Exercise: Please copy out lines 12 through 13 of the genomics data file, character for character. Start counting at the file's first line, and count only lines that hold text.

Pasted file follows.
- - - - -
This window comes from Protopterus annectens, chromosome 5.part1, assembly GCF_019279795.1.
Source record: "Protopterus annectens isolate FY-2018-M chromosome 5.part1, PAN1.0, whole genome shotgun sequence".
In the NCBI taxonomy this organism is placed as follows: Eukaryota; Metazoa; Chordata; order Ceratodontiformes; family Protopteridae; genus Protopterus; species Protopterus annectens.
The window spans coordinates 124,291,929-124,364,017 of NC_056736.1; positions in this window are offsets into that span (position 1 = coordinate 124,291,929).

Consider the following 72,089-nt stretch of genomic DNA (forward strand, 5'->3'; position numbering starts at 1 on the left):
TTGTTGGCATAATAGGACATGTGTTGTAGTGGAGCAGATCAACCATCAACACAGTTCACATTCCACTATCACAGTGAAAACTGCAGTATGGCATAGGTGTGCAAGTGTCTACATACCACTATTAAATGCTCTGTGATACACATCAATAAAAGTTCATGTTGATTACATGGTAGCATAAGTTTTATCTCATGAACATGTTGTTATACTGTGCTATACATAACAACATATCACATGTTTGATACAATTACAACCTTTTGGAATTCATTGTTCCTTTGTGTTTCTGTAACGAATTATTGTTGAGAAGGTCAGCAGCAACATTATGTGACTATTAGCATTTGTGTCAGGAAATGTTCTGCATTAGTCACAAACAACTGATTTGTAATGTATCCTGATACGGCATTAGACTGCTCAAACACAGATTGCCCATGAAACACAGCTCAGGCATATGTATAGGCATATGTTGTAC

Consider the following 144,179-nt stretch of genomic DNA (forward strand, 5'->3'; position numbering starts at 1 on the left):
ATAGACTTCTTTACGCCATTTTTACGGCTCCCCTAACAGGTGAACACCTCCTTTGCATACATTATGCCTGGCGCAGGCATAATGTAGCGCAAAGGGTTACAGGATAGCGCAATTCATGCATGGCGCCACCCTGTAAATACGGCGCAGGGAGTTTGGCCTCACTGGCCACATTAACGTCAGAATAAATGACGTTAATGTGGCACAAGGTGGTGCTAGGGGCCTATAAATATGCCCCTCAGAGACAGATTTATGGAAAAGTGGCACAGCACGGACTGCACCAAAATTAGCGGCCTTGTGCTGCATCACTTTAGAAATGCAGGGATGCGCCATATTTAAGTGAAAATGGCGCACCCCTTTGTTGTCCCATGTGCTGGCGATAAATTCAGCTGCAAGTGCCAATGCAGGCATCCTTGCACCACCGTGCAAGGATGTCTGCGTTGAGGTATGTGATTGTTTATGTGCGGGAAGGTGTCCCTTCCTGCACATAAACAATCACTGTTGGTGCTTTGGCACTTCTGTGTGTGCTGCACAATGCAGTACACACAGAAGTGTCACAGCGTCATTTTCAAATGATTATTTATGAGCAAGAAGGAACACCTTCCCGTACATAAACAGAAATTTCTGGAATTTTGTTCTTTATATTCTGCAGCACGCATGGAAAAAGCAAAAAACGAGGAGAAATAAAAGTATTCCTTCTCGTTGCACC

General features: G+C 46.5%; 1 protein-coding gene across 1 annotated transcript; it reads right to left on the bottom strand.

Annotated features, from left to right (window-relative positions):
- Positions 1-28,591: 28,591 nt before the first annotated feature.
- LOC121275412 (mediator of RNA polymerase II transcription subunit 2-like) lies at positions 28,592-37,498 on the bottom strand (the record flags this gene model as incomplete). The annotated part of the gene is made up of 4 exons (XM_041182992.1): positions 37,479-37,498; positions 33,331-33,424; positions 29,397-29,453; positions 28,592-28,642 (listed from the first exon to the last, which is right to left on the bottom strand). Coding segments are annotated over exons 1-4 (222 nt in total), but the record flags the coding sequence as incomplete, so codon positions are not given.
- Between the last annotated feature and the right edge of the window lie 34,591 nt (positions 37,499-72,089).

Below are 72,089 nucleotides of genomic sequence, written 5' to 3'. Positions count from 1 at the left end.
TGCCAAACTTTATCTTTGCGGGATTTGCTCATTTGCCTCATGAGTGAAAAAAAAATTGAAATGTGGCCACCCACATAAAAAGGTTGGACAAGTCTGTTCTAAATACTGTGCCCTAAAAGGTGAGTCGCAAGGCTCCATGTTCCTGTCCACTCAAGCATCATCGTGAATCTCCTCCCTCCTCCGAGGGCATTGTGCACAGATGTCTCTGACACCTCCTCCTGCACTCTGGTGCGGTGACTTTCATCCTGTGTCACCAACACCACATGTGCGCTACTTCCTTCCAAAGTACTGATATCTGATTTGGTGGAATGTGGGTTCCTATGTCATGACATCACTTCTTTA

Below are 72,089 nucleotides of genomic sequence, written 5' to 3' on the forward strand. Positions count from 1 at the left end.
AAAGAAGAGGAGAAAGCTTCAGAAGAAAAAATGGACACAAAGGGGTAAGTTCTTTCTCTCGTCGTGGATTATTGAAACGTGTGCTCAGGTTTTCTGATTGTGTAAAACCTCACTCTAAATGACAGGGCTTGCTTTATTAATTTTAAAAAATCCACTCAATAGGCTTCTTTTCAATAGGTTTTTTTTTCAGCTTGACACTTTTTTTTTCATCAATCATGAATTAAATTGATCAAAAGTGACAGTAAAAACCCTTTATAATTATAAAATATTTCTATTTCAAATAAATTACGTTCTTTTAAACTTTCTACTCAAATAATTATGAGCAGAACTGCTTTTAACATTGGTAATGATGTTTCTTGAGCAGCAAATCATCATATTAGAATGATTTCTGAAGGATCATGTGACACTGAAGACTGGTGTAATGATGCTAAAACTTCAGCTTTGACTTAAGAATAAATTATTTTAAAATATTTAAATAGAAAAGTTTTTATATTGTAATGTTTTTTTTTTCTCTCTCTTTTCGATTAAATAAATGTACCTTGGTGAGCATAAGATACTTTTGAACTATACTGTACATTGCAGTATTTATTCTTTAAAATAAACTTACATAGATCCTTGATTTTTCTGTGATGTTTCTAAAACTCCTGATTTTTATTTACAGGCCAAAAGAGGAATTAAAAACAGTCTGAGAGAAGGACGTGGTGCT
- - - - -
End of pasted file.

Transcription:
- LOC121275412 (mediator of RNA polymerase II transcription subunit 2-like) lies at positions 28,592-37,498 on the bottom strand (the record flags this gene model as incomplete). The annotated part of the gene is made up of 4 exons (XM_041182992.1): positions 37,479-37,498; positions 33,331-33,424; positions 29,397-29,453; positions 28,592-28,642 (listed from the first exon to the last, which is right to left on the bottom strand). Coding segments are annotated over exons 1-4 (222 nt in total), but the record flags the coding sequence as incomplete, so codon positions are not given.
- Between the last annotated feature and the right edge of the window lie 34,591 nt (positions 37,499-72,089).